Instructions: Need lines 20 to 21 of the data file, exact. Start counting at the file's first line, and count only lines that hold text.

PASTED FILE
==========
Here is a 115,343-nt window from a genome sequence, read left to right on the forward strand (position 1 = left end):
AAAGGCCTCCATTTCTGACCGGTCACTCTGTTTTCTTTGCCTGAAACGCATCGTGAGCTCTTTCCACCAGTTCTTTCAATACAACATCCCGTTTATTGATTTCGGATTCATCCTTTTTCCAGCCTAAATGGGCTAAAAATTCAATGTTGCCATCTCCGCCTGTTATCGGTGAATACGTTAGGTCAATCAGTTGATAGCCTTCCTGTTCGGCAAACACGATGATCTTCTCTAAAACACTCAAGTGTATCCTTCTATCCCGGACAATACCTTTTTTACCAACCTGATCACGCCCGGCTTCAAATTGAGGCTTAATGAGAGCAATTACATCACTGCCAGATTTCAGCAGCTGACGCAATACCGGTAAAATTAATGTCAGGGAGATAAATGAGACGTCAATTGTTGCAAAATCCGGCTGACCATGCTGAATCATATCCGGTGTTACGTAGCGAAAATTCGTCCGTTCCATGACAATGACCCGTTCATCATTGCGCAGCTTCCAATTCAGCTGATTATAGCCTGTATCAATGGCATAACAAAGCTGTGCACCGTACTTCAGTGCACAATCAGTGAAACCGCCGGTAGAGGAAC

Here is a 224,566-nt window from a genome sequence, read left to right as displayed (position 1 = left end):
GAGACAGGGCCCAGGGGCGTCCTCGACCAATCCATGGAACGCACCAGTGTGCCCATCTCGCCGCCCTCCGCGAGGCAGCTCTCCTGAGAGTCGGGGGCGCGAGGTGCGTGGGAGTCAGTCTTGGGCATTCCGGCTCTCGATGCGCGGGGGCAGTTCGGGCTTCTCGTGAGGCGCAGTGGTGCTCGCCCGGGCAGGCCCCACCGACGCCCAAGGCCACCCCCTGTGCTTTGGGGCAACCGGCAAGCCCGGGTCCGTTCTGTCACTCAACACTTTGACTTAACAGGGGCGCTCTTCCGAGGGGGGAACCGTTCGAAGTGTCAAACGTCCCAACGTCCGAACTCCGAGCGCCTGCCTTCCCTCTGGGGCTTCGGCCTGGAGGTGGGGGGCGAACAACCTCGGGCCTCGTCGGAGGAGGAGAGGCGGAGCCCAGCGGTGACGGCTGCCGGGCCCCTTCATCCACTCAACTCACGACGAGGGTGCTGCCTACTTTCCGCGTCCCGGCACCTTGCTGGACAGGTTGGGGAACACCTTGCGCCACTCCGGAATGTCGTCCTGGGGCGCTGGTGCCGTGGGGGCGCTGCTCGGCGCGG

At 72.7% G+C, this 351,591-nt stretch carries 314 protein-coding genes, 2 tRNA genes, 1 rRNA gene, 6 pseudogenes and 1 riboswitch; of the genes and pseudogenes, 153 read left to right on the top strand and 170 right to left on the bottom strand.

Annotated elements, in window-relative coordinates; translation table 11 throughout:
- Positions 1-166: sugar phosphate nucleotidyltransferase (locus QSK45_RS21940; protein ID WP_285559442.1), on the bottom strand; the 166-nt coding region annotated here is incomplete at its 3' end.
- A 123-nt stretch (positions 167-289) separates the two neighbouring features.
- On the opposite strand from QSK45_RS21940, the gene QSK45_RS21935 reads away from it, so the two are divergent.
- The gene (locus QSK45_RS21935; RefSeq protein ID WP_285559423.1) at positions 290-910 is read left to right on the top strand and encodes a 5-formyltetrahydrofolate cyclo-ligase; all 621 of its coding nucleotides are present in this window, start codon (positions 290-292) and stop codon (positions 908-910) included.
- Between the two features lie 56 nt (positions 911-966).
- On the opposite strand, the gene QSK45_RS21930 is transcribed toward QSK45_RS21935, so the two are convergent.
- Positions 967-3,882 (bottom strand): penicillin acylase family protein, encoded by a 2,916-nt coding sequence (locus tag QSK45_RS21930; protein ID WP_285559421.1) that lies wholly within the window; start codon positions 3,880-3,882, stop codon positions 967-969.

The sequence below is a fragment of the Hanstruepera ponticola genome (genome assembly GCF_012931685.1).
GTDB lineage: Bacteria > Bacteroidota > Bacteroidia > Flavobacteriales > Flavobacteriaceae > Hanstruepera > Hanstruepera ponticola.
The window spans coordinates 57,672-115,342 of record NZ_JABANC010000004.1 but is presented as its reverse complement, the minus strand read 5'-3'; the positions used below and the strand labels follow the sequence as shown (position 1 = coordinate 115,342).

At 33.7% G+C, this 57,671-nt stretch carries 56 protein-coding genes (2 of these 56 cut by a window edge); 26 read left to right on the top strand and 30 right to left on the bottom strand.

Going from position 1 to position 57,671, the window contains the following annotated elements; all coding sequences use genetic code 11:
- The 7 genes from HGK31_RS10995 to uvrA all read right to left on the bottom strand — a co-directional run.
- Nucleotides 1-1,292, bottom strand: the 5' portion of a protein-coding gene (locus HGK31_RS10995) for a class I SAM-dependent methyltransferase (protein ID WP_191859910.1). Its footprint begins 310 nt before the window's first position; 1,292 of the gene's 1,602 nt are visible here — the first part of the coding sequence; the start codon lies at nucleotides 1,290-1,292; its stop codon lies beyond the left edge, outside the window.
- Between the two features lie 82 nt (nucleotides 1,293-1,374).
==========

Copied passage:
- Nucleotides 1-1,292, bottom strand: the 5' portion of a protein-coding gene (locus HGK31_RS10995) for a class I SAM-dependent methyltransferase (protein ID WP_191859910.1). Its footprint begins 310 nt before the window's first position; 1,292 of the gene's 1,602 nt are visible here — the first part of the coding sequence; the start codon lies at nucleotides 1,290-1,292; its stop codon lies beyond the left edge, outside the window.
- Between the two features lie 82 nt (nucleotides 1,293-1,374).